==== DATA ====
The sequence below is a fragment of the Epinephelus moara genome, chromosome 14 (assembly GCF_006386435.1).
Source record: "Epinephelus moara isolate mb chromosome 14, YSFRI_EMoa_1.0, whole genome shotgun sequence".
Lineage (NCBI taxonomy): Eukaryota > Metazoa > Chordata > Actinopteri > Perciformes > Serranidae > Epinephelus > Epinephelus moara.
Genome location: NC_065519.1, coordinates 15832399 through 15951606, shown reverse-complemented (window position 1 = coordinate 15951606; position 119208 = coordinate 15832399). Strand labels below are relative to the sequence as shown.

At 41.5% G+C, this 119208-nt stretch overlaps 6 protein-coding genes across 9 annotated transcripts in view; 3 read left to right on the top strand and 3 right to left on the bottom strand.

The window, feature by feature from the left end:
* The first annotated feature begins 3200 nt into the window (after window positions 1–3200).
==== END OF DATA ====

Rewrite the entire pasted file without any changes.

The sequence below is a fragment of the Epinephelus moara genome, chromosome 14 (assembly GCF_006386435.1).
Source record: "Epinephelus moara isolate mb chromosome 14, YSFRI_EMoa_1.0, whole genome shotgun sequence".
Lineage (NCBI taxonomy): Eukaryota > Metazoa > Chordata > Actinopteri > Perciformes > Serranidae > Epinephelus > Epinephelus moara.
Genome location: NC_065519.1, coordinates 15832399 through 15951606, shown reverse-complemented (window position 1 = coordinate 15951606; position 119208 = coordinate 15832399). Strand labels below are relative to the sequence as shown.

At 41.5% G+C, this 119208-nt stretch overlaps 6 protein-coding genes across 9 annotated transcripts in view; 3 read left to right on the top strand and 3 right to left on the bottom strand.

The window, feature by feature from the left end:
* The first annotated feature begins 3200 nt into the window (after window positions 1–3200).